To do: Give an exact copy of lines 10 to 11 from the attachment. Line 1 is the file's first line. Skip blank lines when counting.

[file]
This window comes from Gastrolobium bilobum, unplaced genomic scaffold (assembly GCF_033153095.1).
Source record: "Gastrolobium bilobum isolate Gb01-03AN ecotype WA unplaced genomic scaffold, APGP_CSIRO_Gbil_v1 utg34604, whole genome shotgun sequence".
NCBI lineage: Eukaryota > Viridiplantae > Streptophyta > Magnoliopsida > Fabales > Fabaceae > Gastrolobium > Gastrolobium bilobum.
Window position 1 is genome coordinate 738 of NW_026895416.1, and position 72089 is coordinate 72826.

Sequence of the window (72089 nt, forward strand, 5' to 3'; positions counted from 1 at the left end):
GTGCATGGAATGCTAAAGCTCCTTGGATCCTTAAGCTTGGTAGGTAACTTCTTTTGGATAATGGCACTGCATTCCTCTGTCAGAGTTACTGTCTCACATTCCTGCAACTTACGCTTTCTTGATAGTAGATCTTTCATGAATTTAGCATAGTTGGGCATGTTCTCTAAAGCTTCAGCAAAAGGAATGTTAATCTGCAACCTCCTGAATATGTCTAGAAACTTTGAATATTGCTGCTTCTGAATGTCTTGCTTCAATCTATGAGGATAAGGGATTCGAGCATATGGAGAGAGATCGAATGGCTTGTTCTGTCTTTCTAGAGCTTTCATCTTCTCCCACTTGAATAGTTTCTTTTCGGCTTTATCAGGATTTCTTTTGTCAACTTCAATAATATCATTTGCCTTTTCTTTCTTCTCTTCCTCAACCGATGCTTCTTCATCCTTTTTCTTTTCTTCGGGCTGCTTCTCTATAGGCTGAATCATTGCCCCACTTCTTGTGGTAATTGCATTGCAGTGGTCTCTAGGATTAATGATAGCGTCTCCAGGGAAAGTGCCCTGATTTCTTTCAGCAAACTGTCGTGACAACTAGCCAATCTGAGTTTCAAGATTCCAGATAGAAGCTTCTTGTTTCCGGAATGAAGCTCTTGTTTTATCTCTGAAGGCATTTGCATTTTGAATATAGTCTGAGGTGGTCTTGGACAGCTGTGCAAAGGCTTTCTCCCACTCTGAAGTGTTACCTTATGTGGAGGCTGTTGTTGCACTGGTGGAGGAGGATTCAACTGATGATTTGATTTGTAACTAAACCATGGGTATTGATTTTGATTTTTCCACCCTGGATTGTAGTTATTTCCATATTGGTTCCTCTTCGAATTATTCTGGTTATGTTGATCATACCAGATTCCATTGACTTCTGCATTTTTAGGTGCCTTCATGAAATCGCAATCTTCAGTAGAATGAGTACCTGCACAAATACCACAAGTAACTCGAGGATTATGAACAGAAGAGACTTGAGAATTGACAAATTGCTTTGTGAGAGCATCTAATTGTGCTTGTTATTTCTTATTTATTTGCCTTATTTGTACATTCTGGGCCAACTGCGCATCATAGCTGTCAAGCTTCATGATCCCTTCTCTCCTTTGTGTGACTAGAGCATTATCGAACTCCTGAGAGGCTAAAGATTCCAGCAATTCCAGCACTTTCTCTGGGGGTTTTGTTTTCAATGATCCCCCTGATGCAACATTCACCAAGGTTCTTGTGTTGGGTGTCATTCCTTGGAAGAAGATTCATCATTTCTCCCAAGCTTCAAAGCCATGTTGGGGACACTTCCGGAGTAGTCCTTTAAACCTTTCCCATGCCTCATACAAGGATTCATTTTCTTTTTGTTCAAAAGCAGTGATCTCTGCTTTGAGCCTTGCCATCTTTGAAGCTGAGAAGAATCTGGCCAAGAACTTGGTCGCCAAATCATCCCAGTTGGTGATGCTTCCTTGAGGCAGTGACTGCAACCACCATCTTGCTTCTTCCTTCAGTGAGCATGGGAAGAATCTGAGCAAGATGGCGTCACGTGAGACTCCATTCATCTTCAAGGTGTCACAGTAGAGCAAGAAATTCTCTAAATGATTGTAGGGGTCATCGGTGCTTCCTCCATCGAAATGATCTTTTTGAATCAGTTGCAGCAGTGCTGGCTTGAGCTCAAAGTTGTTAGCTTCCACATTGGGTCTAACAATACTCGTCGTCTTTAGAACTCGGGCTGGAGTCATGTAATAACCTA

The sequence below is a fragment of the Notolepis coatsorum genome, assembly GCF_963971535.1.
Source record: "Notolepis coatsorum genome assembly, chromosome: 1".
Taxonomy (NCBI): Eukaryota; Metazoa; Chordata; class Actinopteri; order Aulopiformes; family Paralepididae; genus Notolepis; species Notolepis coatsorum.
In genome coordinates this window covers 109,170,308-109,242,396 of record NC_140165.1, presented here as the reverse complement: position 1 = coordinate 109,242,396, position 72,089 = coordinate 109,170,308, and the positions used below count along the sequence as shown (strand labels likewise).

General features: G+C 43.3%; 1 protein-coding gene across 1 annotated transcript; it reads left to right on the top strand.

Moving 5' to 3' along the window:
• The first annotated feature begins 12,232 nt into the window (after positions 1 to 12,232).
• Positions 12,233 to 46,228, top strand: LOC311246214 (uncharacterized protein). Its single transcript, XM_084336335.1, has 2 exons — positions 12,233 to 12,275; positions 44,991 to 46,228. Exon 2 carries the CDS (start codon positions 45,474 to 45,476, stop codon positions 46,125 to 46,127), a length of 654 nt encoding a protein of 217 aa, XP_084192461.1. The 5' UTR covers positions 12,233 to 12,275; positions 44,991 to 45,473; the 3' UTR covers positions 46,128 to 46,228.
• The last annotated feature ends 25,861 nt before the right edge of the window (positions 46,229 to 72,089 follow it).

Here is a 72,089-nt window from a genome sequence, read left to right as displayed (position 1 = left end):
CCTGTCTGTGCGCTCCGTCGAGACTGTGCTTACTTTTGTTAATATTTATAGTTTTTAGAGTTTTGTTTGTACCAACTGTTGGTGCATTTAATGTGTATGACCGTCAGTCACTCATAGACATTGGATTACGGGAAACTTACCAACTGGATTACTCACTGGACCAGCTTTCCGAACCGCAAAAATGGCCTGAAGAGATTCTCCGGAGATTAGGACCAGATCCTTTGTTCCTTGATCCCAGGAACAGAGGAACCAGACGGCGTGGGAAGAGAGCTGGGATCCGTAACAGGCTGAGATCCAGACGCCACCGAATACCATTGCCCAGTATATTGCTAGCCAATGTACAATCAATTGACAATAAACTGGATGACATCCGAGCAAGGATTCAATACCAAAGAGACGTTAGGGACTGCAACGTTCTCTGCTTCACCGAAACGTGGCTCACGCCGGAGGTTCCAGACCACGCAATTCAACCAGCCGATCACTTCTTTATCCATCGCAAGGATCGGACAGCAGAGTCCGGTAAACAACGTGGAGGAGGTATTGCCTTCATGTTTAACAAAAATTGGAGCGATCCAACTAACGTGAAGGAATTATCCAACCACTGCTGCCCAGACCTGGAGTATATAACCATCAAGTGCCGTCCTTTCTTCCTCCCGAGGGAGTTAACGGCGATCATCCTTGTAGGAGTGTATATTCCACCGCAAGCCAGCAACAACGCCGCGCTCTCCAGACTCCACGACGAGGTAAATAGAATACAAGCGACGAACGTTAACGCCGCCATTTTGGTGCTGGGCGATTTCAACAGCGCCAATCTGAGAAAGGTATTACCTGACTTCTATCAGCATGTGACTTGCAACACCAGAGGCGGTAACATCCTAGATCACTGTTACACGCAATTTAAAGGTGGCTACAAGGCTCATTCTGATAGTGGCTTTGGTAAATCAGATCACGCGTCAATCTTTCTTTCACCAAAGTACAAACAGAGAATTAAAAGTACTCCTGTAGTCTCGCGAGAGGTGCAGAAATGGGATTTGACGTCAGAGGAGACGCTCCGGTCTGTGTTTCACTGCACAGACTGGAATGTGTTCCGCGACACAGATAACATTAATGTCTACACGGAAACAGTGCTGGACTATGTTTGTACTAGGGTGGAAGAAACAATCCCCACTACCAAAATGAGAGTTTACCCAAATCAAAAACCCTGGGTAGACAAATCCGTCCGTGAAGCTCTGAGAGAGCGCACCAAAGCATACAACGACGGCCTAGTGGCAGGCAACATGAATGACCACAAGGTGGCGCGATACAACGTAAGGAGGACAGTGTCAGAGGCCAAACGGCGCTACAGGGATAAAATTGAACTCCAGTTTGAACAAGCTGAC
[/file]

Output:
In genome coordinates this window covers 109,170,308-109,242,396 of record NC_140165.1, presented here as the reverse complement: position 1 = coordinate 109,242,396, position 72,089 = coordinate 109,170,308, and the positions used below count along the sequence as shown (strand labels likewise).

General features: G+C 43.3%; 1 protein-coding gene across 1 annotated transcript; it reads left to right on the top strand.